Files in the Sky

Cloud Computing Diagram

Cloud Computing Diagram

There is no doubt that modern computer technology changes at a ridiculous rate.  A constant theme in computer equipment is developing faster, smaller, and more powerful devices.  In the near future, however, a major overhaul in computer technology may completely change the way we use our machines and store information.  That major change is cloud computing.  The cloud computing concept is taking what began as a physical hard drive storing files, applications, etc. and replacing it with an online “cloud,” or server.  Cloud computing is a growing system that may soon change everything about computer and application design.


The concept of cloud computing may have stemmed from the long standing system of a mainframe or server supporting information and running applications for a group of computers connected to it.  This is very common within businesses, schools, and other institutions that may have to use shared information and programs.  The server contains and distributes shared data through hard wired or wireless connections.

“To ensure appropriate levels of data security, reduce complexity and manage performance effectively, we need to recentralize the management of corporate data resources. For many businesses, the best way to do this is on the mainframe.” –Mark Lillycrop, Arcati, Ltd. (Jan, 2006)

Today’s Cloud Computing

Cloud computing systems already exist and are in common usage among computer users.  Programs such as Apple’s MobileMe service give a paying user a certain amount of online storage space onto which they can upload and organize files such as photos, music, videos, and even applications.  MobileMe also has a feature that allows a user to upload a backup of their entire computer which can be restored in the event of hard drive malfunction or other major issue.  Services like AppleTV and GoogleTV are also examples of current cloud computing type services in that they consist of content that is held on an online server and transmitted to

Apple TV Device

household devices rather than stored on them.  Future cloud computer technologies may hold all our saved files so that our computers retrieve information and run applications from an internet cloud instead of hard drives.

“Business applications are moving to the cloud. It’s not just a fad—the shift from traditional software models to the Internet has steadily gained momentum over the last 10 years. Looking ahead, the next decade of cloud computing promises new ways to collaborate everywhere, through mobile devices.” –

The Future

If a future shift to all cloud computing takes place (where all of our files and applications will exist on internet clouds instead of our own computers), the concern will be that bandwidth control will become even more important than it is now.  Relying on an internet connection to do any task on our computers will require a constantly solid level of internet service.  To maintain net neutrality, service providers will have to be sure that every user/company/institution has equal access to bandwidth share, which may prove to be difficult.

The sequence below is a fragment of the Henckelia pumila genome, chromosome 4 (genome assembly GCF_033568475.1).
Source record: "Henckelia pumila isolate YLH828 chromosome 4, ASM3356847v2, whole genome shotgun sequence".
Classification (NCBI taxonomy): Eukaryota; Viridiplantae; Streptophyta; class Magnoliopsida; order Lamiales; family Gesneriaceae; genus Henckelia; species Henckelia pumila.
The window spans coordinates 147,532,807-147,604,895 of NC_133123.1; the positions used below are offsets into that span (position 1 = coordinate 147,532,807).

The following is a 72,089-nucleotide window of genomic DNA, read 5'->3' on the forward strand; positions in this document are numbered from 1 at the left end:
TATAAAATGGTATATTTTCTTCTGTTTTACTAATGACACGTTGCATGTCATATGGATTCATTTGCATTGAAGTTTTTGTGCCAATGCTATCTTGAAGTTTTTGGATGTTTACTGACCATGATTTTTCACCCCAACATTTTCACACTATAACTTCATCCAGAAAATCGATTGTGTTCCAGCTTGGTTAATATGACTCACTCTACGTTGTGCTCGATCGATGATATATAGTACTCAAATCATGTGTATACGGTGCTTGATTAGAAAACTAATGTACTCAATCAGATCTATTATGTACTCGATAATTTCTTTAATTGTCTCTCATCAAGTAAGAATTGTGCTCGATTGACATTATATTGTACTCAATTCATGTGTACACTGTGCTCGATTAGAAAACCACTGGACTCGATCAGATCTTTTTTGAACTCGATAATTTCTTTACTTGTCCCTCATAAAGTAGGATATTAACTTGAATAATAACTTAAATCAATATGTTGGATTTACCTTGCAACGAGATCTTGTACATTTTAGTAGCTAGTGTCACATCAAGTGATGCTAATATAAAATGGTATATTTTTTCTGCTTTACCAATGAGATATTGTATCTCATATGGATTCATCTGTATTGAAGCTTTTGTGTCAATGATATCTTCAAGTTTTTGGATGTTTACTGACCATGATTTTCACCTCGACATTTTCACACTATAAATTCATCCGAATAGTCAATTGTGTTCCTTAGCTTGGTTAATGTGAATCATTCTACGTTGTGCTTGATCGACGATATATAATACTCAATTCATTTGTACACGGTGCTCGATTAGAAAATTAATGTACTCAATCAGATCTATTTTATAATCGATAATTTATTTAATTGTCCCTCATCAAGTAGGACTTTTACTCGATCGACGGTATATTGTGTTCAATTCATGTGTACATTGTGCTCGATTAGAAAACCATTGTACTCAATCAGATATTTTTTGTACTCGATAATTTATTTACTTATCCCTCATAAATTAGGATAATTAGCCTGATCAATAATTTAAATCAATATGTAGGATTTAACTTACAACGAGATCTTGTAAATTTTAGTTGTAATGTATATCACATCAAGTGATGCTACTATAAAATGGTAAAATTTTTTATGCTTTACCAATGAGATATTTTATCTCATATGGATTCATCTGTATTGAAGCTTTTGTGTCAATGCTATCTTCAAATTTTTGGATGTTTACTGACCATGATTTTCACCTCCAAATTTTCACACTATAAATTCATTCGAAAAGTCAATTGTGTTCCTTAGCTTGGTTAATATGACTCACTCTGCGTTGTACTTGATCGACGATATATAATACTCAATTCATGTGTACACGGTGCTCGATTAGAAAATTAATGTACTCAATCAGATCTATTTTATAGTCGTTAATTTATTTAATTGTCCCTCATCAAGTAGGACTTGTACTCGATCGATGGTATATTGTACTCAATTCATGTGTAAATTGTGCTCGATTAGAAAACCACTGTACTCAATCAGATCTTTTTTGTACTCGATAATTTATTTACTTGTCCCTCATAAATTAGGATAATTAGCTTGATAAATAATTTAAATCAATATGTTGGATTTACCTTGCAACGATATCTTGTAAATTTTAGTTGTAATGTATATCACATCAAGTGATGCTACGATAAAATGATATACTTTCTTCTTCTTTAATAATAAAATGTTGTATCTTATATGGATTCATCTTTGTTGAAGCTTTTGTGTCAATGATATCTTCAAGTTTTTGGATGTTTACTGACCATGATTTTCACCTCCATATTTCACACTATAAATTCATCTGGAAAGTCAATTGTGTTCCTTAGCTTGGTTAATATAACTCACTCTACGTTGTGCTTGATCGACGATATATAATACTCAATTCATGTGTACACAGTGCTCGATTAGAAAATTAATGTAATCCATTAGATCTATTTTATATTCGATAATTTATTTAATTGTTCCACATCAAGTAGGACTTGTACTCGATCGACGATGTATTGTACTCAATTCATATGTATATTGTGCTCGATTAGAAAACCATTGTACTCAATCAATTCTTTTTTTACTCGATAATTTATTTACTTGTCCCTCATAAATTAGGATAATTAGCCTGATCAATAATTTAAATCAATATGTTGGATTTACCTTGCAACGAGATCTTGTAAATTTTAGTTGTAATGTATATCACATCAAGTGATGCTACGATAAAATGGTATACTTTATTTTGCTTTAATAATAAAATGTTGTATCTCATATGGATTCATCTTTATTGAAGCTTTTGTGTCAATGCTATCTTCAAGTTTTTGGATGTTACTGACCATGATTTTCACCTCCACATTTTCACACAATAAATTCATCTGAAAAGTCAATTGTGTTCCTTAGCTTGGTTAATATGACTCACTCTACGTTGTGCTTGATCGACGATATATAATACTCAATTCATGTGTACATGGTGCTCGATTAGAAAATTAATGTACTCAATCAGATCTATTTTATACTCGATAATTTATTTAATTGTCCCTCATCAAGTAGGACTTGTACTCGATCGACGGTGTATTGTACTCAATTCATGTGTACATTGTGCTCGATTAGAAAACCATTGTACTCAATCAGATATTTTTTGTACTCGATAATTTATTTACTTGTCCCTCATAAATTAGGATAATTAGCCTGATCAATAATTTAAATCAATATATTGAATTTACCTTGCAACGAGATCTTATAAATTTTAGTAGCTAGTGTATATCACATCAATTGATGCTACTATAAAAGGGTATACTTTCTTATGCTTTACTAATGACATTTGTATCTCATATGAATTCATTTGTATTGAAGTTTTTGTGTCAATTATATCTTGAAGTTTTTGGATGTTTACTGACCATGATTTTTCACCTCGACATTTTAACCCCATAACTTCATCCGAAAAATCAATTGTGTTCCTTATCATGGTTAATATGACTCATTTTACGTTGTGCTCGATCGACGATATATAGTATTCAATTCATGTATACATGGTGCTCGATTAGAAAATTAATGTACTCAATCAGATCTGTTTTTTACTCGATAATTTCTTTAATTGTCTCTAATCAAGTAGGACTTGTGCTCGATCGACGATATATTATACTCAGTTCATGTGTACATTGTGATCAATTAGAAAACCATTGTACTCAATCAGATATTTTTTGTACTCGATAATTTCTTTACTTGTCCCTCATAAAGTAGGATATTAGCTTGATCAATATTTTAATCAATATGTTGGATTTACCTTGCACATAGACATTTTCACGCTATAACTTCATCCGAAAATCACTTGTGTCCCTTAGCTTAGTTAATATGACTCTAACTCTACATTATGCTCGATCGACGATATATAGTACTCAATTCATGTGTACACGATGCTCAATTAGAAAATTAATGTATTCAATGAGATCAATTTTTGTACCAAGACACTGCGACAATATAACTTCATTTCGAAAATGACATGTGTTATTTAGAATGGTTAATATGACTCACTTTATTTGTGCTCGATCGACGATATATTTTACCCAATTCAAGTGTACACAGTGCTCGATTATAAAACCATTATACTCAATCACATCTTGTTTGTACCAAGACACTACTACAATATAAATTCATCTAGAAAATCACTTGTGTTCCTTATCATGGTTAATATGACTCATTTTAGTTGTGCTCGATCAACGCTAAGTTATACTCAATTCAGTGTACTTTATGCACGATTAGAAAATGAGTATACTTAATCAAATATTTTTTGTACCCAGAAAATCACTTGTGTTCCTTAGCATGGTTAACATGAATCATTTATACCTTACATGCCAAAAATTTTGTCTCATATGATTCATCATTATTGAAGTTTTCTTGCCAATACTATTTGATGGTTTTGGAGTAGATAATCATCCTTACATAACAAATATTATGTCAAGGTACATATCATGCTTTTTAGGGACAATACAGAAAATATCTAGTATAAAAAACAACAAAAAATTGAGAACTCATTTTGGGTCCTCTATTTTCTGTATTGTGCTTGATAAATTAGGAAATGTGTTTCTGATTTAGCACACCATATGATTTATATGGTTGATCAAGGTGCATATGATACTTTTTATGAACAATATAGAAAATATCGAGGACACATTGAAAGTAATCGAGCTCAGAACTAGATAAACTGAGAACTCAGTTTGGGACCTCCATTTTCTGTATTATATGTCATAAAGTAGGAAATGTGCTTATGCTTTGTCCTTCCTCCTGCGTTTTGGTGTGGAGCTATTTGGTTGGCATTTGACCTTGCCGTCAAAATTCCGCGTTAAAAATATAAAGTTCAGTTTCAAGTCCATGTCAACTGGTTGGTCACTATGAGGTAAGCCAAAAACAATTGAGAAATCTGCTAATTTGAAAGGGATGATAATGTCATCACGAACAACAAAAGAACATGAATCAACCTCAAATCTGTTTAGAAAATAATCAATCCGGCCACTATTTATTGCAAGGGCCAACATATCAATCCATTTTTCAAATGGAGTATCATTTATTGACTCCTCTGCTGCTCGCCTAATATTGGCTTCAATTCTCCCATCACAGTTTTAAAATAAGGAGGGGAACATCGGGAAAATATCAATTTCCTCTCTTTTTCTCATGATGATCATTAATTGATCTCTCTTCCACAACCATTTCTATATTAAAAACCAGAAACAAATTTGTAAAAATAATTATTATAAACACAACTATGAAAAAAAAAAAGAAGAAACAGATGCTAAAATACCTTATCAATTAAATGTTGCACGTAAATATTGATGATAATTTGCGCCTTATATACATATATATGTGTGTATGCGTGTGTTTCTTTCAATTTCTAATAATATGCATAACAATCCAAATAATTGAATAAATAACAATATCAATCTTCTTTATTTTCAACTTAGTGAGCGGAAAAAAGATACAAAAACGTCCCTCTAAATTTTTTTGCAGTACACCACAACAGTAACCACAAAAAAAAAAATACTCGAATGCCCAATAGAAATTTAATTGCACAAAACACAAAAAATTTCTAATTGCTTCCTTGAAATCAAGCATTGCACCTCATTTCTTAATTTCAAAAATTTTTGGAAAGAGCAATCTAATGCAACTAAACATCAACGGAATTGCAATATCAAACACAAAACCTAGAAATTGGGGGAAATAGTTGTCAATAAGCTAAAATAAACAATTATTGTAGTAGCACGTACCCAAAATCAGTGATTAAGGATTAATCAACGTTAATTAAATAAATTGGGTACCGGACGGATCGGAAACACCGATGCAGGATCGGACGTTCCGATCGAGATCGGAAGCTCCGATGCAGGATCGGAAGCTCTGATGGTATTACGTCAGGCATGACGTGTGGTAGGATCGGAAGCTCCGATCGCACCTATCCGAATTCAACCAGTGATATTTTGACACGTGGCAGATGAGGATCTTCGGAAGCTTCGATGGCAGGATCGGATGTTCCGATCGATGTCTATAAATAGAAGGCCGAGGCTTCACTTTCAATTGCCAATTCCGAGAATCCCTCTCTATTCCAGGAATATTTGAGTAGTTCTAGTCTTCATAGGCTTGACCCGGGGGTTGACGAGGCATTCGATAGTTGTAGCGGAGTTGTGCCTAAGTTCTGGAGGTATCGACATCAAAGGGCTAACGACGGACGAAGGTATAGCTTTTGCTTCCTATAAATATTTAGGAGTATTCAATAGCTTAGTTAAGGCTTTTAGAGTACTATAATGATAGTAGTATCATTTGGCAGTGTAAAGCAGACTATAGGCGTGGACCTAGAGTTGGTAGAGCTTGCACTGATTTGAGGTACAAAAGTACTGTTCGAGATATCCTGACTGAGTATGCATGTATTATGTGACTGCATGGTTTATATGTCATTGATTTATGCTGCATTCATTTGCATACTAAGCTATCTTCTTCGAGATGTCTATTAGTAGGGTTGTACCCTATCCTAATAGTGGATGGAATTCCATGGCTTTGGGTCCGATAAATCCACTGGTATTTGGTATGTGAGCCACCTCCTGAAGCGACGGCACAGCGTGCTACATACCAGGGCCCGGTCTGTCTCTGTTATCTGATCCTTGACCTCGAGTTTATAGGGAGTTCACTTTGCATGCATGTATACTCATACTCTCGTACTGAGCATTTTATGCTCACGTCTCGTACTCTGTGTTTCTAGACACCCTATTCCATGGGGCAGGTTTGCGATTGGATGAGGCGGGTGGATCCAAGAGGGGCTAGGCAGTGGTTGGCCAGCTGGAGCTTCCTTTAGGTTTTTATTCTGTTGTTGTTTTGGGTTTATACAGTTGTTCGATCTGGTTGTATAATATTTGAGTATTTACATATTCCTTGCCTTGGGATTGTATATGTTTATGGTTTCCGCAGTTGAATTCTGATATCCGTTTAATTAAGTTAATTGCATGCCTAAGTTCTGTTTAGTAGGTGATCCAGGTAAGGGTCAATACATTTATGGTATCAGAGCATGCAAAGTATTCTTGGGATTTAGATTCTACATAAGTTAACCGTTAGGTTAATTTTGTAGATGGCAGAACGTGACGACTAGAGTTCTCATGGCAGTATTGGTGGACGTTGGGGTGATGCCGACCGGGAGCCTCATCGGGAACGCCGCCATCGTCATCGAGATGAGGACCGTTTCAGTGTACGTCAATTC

Personally, I am skeptical about total could computing and would be hesitant to store all of my information online.  I am currently a user of MobileMe, but I don’t store anything of great importance on my “cloud.” Call me old fashioned, but the idea of having all of my files and applications which I have spent countless hours/dollars working on sitting online rather than on my own personal machine scares me.  There are obvious security and reliability issues that would have to be well thought out before I buy into total cloud computing.  Hopefully, if an industry wide shift is made, such problems will have already been completely worked out.  Until then, I’ll keep saving to my hard drives.

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5 Responses to Files in the Sky

  1. Great point about Disaster Recovery, this is becoming more and more important in business, and MobileMe is leading the way. The cloud computing picture didn’t work, but overall it looks really good, I like the clean layout.

  2. Jack Macejko says:

    I think it’s also important to touch on regional difficulties with clouds. Chicago, for example, is blanketed with WiMax high speed internet. Having that accessibility is a conduit for cloud computing use. Living in Idaho, however, may not be the best climate for cloud.

  3. Aaron Allen says:

    I appreciate you discussing some of the concerns about the whole “Cloud Computing” Idea, and I tend to agree with them. Overall, the idea seems firm, but for it to really take hold and become a mass user thing, something drastically needs to change within security of digital information on an outsourced server.

  4. The only problem I could mention about this blog is the diagram didn’t show up but other than that, great blog that was very educational. It’s great that you mentioned your own use of cloud computing and your take on the matter.

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